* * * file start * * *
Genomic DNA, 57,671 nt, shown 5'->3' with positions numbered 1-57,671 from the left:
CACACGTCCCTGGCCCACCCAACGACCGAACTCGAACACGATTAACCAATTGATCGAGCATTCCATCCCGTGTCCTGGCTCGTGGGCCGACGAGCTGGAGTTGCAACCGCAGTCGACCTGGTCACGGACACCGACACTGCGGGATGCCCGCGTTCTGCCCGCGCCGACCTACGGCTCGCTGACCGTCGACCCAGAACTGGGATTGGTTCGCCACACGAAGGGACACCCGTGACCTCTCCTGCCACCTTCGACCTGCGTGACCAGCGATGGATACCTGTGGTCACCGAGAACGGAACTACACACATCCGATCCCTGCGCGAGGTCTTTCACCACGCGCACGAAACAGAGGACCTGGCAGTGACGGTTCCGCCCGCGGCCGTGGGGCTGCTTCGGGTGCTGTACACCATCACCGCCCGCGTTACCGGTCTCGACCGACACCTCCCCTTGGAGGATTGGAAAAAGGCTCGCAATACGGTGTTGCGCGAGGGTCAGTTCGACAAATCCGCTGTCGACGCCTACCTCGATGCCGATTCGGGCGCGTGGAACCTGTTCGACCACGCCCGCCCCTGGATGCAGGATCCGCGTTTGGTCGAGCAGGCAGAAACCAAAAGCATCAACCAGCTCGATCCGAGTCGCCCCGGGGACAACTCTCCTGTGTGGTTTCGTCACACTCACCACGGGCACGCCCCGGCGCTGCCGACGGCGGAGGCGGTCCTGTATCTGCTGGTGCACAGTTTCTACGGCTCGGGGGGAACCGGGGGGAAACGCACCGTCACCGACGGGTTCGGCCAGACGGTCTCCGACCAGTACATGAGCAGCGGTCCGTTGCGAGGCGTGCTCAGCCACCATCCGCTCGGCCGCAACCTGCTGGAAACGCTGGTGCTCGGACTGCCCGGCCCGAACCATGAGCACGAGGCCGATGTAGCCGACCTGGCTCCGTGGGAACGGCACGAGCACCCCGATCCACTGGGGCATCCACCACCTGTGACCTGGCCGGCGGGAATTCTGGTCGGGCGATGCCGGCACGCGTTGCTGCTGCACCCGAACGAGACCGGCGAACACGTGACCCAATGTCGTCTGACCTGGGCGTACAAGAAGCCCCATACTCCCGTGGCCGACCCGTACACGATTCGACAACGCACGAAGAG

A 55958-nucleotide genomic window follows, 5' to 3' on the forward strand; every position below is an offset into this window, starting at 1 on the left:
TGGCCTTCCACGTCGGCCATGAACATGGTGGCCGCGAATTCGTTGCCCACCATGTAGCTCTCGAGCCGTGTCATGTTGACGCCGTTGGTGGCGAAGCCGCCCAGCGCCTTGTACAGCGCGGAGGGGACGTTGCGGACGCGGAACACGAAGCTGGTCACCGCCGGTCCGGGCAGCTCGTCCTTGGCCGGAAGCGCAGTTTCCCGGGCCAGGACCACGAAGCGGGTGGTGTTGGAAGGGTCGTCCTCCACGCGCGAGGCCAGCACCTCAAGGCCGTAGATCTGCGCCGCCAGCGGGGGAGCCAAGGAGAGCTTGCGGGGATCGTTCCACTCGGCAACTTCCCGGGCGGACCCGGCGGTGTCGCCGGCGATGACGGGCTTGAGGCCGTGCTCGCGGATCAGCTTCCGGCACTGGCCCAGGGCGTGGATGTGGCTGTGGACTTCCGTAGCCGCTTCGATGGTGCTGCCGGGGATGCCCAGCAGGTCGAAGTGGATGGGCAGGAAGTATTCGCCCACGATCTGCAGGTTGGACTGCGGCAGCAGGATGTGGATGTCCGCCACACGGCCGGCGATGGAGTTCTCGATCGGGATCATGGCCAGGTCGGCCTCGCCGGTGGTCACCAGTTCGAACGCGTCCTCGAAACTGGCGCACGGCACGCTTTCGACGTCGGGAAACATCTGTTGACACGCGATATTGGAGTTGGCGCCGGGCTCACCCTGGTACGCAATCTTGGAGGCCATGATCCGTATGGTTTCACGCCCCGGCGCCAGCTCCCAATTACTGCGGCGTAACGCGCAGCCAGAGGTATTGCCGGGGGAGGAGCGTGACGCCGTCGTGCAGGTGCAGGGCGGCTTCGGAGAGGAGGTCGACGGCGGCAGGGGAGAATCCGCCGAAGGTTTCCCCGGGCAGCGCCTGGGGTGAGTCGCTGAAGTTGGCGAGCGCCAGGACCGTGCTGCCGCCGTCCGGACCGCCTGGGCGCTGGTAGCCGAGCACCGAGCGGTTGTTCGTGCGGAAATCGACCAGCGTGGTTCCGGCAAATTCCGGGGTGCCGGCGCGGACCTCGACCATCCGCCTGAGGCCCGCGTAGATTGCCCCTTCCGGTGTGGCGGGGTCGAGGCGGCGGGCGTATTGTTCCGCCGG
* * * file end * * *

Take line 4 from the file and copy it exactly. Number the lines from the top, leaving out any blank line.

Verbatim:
TGGCCTTCCACGTCGGCCATGAACATGGTGGCCGCGAATTCGTTGCCCACCATGTAGCTCTCGAGCCGTGTCATGTTGACGCCGTTGGTGGCGAAGCCGCCCAGCGCCTTGTACAGCGCGGAGGGGACGTTGCGGACGCGGAACACGAAGCTGGTCACCGCCGGTCCGGGCAGCTCGTCCTTGGCCGGAAGCGCAGTTTCCCGGGCCAGGACCACGAAGCGGGTGGTGTTGGAAGGGTCGTCCTCCACGCGCGAGGCCAGCACCTCAAGGCCGTAGATCTGCGCCGCCAGCGGGGGAGCCAAGGAGAGCTTGCGGGGATCGTTCCACTCGGCAACTTCCCGGGCGGACCCGGCGGTGTCGCCGGCGATGACGGGCTTGAGGCCGTGCTCGCGGATCAGCTTCCGGCACTGGCCCAGGGCGTGGATGTGGCTGTGGACTTCCGTAGCCGCTTCGATGGTGCTGCCGGGGATGCCCAGCAGGTCGAAGTGGATGGGCAGGAAGTATTCGCCCACGATCTGCAGGTTGGACTGCGGCAGCAGGATGTGGATGTCCGCCACACGGCCGGCGATGGAGTTCTCGATCGGGATCATGGCCAGGTCGGCCTCGCCGGTGGTCACCAGTTCGAACGCGTCCTCGAAACTGGCGCACGGCACGCTTTCGACGTCGGGAAACATCTGTTGACACGCGATATTGGAGTTGGCGCCGGGCTCACCCTGGTACGCAATCTTGGAGGCCATGATCCGTATGGTTTCACGCCCCGGCGCCAGCTCCCAATTACTGCGGCGTAACGCGCAGCCAGAGGTATTGCCGGGGGAGGAGCGTGACGCCGTCGTGCAGGTGCAGGGCGGCTTCGGAGAGGAGGTCGACGGCGGCAGGGGAGAATCCGCCGAAGGTTTCCCCGGGCAGCGCCTGGGGTGAGTCGCTGAAGTTGGCGAGCGCCAGGACCGTGCTGCCGCCGTCCGGACCGCCTGGGCGCTGGTAGCCGAGCACCGAGCGGTTGTTCGTGCGGAAATCGACCAGCGTGGTTCCGGCAAATTCCGGGGTGCCGGCGCGGACCTCGACCATCCGCCTGAGGCCCGCGTAGATTGCCCCTTCCGGTGTGGCGGGGTCGAGGCGGCGGGCGTATTGTTCCGCCGG